King, Roche Joining Forces at The U
By Christy Cabrera Chirinos
CORAL GABLES, Fla. – More than once, they’ve studied each other’s film.
D’Eriq King and Quincy Roche shared a conference during the first parts of their respective college careers. And that meant, given their positions, understanding what each did well.
It also meant trying to find ways to neutralize those strengths.
That wasn’t exactly easy.
“He was in the game plan every single year. We tried to know where he was at all times. … Just getting away from him is a task. You have to do the best you can do,” said King, a quarterback.
“He gave me one of the toughest times of anybody that I’ve ever had to go against. Between him being able to pass and him be able to run while still being able to throw. … he’s so dynamic in the run game while still being dynamic in the pass game,” countered Roche, a defensive end.
The good news for both the signal caller and the pass rusher? The only place they’ll have to worry about containing each other these days is on the practice field at Miami, where they’ve now joined forces to play their final season of college football together.
They’re plenty happy about that fact. The Hurricanes might be even happier.
Earlier this week, King and Roche – two of the nation’s top graduate transfers – set the college football world abuzz when each decided to join the Miami program.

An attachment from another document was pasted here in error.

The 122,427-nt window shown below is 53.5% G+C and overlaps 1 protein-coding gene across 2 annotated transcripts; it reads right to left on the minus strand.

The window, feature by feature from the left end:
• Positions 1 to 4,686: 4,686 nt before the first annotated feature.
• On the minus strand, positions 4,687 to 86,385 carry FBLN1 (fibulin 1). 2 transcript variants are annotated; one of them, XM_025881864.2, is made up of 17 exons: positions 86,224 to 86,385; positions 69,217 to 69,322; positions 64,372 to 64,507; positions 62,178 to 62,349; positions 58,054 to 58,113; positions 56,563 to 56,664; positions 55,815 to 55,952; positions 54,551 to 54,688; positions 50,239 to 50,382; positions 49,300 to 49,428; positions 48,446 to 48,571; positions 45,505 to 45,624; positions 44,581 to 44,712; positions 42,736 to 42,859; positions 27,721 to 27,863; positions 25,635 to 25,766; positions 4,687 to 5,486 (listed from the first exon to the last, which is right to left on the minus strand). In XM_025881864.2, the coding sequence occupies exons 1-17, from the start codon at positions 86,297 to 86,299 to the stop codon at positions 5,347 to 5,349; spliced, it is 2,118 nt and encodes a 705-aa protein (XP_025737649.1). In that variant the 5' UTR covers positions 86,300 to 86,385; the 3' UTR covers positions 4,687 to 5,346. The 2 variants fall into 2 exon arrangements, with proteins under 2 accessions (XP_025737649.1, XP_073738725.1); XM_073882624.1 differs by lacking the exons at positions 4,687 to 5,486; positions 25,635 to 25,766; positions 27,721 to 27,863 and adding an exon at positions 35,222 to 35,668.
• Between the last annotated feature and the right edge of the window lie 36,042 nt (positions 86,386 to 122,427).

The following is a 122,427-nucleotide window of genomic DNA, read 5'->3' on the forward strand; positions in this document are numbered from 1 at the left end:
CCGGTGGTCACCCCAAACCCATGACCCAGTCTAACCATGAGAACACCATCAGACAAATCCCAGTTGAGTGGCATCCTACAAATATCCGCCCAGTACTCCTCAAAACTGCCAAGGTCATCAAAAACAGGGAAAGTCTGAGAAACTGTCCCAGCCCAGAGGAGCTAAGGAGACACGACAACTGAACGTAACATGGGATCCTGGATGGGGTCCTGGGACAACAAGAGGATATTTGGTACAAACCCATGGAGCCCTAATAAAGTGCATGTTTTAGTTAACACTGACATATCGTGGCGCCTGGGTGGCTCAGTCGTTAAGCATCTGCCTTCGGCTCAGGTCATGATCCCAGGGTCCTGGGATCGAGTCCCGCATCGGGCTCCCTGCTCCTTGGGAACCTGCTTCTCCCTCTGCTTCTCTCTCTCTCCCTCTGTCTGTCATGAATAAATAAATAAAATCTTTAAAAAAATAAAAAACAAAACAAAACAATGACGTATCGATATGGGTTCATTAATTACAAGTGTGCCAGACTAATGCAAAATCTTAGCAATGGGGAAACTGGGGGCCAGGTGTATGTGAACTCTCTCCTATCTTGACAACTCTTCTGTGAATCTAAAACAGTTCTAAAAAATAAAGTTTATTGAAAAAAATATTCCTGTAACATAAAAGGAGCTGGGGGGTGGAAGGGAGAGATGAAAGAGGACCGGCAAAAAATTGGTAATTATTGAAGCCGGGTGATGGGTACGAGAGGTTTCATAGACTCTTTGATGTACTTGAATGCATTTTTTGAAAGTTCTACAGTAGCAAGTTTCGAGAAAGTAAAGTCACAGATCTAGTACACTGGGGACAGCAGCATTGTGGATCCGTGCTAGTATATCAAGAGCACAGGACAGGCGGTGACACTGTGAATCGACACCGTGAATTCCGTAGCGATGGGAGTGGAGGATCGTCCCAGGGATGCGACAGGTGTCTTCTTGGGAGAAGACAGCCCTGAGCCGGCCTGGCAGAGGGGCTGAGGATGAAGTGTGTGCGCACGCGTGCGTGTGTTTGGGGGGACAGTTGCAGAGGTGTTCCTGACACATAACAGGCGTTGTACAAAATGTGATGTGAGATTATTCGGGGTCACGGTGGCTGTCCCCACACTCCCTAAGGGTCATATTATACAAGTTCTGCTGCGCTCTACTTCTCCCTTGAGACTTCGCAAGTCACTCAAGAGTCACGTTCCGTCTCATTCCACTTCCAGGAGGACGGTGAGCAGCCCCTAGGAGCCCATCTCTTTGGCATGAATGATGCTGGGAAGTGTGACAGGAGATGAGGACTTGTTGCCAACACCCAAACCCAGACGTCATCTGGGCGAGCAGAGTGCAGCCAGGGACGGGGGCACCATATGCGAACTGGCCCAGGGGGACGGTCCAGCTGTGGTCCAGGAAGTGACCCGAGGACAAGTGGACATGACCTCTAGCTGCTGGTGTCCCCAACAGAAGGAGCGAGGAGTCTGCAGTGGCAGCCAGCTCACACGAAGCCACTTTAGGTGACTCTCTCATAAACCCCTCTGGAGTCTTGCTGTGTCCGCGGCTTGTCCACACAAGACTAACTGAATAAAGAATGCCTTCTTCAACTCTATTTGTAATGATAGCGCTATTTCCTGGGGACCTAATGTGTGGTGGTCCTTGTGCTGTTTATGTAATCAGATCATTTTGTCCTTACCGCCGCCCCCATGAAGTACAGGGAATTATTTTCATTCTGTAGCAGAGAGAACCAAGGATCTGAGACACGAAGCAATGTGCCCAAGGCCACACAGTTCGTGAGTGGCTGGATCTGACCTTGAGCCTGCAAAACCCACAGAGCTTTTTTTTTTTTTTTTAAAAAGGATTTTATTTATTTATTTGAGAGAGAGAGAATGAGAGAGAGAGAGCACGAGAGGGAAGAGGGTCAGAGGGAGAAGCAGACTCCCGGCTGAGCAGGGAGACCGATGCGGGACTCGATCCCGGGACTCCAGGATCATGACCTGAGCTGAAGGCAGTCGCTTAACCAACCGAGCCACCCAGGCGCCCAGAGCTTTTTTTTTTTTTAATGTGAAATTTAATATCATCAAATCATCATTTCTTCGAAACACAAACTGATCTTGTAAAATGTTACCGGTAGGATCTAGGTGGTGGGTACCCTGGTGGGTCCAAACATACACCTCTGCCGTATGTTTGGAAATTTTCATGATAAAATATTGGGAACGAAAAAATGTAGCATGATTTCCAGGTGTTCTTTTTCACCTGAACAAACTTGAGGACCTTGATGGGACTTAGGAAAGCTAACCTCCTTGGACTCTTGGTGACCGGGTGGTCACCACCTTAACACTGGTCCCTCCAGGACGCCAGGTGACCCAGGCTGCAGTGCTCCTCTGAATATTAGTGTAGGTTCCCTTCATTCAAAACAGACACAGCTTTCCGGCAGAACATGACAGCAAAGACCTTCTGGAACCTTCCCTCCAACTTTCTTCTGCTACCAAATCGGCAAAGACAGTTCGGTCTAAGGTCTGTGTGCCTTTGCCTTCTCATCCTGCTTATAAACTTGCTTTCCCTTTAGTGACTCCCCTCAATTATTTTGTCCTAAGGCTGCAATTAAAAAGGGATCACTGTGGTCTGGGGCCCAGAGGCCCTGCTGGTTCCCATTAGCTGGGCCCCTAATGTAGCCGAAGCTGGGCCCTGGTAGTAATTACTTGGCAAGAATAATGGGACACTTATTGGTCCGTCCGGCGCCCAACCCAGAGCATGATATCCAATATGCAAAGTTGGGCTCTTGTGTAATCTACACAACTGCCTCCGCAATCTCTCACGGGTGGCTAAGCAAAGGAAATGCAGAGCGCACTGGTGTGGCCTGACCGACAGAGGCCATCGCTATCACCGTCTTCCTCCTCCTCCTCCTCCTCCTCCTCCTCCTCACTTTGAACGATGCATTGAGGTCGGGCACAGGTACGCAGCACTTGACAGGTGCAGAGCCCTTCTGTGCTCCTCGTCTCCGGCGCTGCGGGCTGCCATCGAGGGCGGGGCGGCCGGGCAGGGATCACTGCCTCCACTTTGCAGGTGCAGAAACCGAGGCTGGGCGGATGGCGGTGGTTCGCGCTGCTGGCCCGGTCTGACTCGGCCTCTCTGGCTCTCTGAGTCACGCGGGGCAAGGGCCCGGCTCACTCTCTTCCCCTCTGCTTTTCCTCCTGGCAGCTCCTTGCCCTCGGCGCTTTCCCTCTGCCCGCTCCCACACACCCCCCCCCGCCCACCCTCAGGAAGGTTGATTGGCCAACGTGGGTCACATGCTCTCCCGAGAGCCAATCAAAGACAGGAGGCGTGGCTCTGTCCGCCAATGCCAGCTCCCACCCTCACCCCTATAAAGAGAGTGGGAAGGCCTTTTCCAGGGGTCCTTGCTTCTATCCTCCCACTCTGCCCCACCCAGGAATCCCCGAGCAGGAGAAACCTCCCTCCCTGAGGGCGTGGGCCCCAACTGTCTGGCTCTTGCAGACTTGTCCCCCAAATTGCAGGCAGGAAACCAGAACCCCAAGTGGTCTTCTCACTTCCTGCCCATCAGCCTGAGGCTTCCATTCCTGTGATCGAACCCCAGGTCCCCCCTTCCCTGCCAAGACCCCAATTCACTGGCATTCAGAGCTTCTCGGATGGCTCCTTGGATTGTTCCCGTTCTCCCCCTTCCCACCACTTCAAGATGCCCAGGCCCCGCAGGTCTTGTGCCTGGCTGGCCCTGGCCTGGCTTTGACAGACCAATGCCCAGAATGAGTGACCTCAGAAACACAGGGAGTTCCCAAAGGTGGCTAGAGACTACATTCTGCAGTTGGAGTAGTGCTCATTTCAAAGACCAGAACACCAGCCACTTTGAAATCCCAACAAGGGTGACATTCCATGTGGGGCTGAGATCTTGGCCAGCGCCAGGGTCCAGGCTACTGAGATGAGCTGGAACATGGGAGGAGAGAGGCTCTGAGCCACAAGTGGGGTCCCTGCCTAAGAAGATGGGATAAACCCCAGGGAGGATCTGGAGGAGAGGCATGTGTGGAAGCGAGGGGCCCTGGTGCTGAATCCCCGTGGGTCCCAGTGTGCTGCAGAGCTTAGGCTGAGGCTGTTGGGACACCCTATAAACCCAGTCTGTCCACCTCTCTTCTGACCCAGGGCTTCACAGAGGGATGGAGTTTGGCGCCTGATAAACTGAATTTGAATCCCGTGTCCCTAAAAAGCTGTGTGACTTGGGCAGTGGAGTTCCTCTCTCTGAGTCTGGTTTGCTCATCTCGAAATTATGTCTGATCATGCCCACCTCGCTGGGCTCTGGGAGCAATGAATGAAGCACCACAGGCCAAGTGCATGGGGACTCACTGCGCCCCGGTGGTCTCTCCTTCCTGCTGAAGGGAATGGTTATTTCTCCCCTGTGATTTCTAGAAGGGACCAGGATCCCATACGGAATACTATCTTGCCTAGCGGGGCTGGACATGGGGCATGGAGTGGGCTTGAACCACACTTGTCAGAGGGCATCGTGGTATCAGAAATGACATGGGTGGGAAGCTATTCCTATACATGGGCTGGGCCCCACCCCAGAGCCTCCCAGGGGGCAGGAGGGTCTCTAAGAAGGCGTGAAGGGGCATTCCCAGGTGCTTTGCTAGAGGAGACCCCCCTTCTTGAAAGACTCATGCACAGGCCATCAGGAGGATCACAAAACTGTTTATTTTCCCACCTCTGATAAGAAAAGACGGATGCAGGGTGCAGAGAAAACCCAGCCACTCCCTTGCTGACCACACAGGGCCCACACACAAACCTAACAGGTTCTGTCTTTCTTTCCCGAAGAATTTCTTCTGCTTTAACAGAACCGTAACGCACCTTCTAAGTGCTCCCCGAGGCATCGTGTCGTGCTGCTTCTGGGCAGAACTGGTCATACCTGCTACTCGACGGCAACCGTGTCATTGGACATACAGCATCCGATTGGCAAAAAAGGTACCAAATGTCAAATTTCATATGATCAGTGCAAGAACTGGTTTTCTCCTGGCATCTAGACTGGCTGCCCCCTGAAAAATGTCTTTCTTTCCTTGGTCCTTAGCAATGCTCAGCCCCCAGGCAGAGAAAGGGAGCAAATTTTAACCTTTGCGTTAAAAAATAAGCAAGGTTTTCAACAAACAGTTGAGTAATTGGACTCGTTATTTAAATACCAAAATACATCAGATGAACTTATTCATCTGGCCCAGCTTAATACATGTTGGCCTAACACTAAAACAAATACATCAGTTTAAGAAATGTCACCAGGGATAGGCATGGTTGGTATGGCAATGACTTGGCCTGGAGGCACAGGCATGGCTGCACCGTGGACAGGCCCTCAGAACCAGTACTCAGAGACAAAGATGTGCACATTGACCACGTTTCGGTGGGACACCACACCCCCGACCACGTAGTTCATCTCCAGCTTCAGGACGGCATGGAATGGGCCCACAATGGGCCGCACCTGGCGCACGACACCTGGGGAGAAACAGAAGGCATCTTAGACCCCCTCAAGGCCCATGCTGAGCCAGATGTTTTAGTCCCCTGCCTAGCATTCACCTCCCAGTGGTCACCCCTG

To some, their decisions might have been surprising, given the fact the Hurricanes will take the field this fall looking to bounce back from a tough 6-7 season.
But both King and Roche see the opportunity to make a difference in Coral Gables and both believe they can each have significant roles in helping second-year coach Manny Diaz get the Hurricanes back to competing for the ACC Coastal Division title.
“I kind of played in a fast, aggressive defense,” said Roche, who was the American Athletic Conference Defensive Player of the Year last fall after totaling 49 tackles, 13 sacks, 19 tackles for loss and two forced fumbles at Temple. “So, [Miami] reminds me of a lot of the same things. Fast, aggressive, high-energy, that’s what I’m used to. I think that will kind of make this transition smooth.”
Roche’s addition to the defense is expected to give an already-talented front a boost, particularly if he’s lined up with another of the nation’s top pass rushers, Greg Rousseau, whose 15.5 sacks last fall ranked second nationally and helped him earn ACC Defensive Rookie of the Year recognition.
While an impending quarterback competition looms this spring, King’s addition, too, is big.
Though the former four-star prospect played in just four games last season before deciding to redshirt at Houston, King was an absolute force in 2018.
He completed 64 percent of his passes and threw for 2,982 yards with 36 touchdowns and just six interceptions. He ran for another 674 yards and 14 touchdowns and earned numerous honors for his play, including a spot on the American All-Conference Second Team.
During his time at Houston, King worked with multiple coaches and offensive coordinators. He gained experience in offenses similar to the one run by new Hurricanes offensive coordinator Rhett Lashlee and saw Lashlee’s system up close when the Cougars faced SMU.
Those are just two of the big reasons King expects he’ll feel comfortable at Miami, even as the Hurricanes, as a whole, are preparing to adopt a new offensive system and he’ll personally have to adjust to playing for another set of coaches.